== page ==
Frank Lawrence addresses the audience of Sea Bright residents at the Holy Cross gym. Below, Sea Bright resident Louise Golda, left, with Marie Banich, whose mother lives in town. (Photo by Sarah Klepner. Click to enlarge)


“Ask and ye shall receive,” a prophet once famously said. That’s also what the Federal Emergency Management Agency is telling residents of Sea Bright as the town continues to recover from Hurricane Sandy.

About 140 Sea Bright residents gathered Wednesday night at the Holy Cross School gymnasium, in Rumson, along with about 40 FEMA workers, representatives of several non-profit organizations, and Rutgers University planning experts, with the goal of deciding what to ask for.

The Sea Bright 2020 Community Recovery Workshop kicked off a series of meetings between now and November through which residents can contribute to long-term planning for the borough’s turn toward the century’s third decade.

Large posters, each staffed by a FEMA worker, lined the perimeter of the room, with headings denoting the four areas being addressed: Community Facilities, Economic Recovery, Housing and Neighborhoods, and Waterfront Restoration.  Residents used yellow Post-It notes to propose ideas for each.
“This is our process, and it’s going to be led by us,” said Mayor Dina Long in her opening remarks.
The community has a key part to play in the process, said Sea Bright 2020 Steering Committee chair, Frank Lawrence.
“Federal Sandy money has been put aside for recovery towns,” said Lawrence, who has logged thousands of volunteer hours in town. “We have a short window right now where we can get this money, but we have to do it correctly.
“If [the recovery plan] doesn’t come from the community, it will be more difficult to convince agencies to release funds,” he added. That’s the purpose of going through this process.”
Adding that the town only has a few months to get its ideas together, Lawrence urged residents to “be creative, think big.  What do you want the town to really look like?”
Resident Liz Homer, vice-chair of the steering committee, assured her neighbors that their input has real weight.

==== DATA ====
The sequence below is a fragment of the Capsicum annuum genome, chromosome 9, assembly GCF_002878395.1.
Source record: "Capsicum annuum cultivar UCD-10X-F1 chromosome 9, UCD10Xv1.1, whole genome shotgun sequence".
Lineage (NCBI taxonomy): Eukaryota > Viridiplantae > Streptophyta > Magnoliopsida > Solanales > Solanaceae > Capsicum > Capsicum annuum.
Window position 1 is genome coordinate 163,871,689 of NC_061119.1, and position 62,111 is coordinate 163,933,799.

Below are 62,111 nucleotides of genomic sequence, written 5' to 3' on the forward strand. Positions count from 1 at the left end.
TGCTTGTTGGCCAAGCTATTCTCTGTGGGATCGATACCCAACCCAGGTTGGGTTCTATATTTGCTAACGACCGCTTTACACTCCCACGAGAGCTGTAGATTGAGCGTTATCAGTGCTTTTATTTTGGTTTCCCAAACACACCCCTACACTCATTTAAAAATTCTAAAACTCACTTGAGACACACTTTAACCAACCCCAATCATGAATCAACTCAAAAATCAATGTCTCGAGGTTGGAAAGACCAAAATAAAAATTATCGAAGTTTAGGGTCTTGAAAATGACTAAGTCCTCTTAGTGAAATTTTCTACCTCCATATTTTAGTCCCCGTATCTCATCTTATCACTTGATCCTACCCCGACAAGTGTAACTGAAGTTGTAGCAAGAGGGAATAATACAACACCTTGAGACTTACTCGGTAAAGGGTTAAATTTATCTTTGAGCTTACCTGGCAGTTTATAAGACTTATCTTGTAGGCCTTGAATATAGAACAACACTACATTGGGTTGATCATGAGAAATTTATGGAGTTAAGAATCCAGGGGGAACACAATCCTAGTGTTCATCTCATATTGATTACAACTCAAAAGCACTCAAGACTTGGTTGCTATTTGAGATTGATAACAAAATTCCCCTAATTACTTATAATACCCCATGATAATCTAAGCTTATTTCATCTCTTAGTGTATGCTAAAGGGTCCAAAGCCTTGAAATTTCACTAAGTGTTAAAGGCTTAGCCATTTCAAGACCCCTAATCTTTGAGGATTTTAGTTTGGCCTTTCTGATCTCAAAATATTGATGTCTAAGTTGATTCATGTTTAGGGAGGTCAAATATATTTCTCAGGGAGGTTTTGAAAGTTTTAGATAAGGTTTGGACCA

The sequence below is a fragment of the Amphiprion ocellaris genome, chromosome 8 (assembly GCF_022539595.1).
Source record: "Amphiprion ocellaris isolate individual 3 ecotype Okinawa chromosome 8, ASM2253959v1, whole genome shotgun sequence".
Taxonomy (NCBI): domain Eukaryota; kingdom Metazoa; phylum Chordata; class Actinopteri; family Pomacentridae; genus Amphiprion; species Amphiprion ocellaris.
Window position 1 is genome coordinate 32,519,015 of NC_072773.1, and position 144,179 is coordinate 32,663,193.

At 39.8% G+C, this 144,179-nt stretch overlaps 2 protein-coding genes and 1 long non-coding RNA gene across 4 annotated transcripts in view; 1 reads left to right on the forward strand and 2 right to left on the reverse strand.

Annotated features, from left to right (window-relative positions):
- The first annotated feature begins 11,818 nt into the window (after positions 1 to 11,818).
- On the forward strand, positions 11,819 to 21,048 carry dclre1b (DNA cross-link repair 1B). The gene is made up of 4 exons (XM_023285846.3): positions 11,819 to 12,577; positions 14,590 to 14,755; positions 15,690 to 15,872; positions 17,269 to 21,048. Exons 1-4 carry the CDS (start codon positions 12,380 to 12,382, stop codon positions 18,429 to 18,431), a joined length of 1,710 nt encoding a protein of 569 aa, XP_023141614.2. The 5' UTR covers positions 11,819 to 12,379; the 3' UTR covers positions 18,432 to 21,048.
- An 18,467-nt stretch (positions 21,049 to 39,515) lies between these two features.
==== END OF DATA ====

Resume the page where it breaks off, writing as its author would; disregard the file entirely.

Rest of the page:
“This is real, this isn’t fluff,” Homer said. “This isn’t ‘Let’s just get their opinion and blow it under the rug.’ This is the real deal.
“We have to band together to make our town sustainable,” she said. “If we spend all this money rebuilding our homes and there’s no town to back it up, what’s the point?”
Speaking afterward, Homer elaborated. “I hope Sea Bright gets bigger and better. My theory is that people need to take responsibility for their own homes while the rest of the town is spruced up.”
However, Homer doesn’t want to see a replica of the mall-by- the-shore a few towns down.
“Definitely not a Pier Village,” she said. “It could be a cool artsy place, it could be so many things, but I don’t want it to be touristy.”
Other Sea Bright residents weighed in.
“I miss the pharmacy and the library, where we have our book club and people gather to read the paper,” said Dani Reid. “We want places people can go year-round.  And the senior citizens  who grew up here want to stay here. So many are lost – living in Fort Monmouth or moving house to house with friends.”
One of those seniors, Louise Golda, who was fortunate in the storm, said, “I’d like to see walking areas, pocket parks, more meeting places. I also need a place to buy cards.”
Resident Veronica Burke, 25, said “This was one of the best meetings I’ve been to yet.  After the focus on rebuilding the beach clubs, now we’re focusing on residents and what needs to be done.”
FEMA Community Recovery Crew Lead Kim Wilde, explained that the this process is a new initiative for the agency.
“In the past, we’ve addressed immediate needs, but the long-term has been missing,” he said. “This is an opportunity for people to think about rebuilding sustainably. It’s an opportunity for the community to get engaged and think about what kind of community they want…If it’s gonna happen, they’re gonna make it happen.”
Wilde said he’s seen some disaster-struck communities make the most of this kind of opportunity, while others do not. “It  depends on the leadership of the town and the energy and interest of the citizens,” he said.
Sea Bright is one of a handful of towns that has invited FEMA to help structure the community-input gathering, Wilde noted.
The posterboards are available on the borough’s site and residents are invited to submit input via email.
The four committees will be meeting next Wednesday and Thursday evenings at borough hall.